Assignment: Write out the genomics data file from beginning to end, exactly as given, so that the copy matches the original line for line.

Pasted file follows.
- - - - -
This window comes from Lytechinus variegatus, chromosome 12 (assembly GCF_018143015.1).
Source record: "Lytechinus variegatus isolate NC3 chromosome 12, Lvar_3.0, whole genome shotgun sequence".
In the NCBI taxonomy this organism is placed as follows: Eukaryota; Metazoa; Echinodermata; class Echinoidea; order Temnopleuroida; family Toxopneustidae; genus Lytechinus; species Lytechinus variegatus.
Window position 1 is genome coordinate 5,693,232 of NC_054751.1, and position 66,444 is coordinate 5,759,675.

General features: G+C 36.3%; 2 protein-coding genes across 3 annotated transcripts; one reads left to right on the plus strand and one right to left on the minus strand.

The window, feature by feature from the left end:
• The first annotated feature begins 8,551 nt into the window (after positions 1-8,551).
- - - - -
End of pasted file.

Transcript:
This window comes from Lytechinus variegatus, chromosome 12 (assembly GCF_018143015.1).
Source record: "Lytechinus variegatus isolate NC3 chromosome 12, Lvar_3.0, whole genome shotgun sequence".
In the NCBI taxonomy this organism is placed as follows: Eukaryota; Metazoa; Echinodermata; class Echinoidea; order Temnopleuroida; family Toxopneustidae; genus Lytechinus; species Lytechinus variegatus.
Window position 1 is genome coordinate 5,693,232 of NC_054751.1, and position 66,444 is coordinate 5,759,675.

General features: G+C 36.3%; 2 protein-coding genes across 3 annotated transcripts; one reads left to right on the plus strand and one right to left on the minus strand.

The window, feature by feature from the left end:
• The first annotated feature begins 8,551 nt into the window (after positions 1-8,551).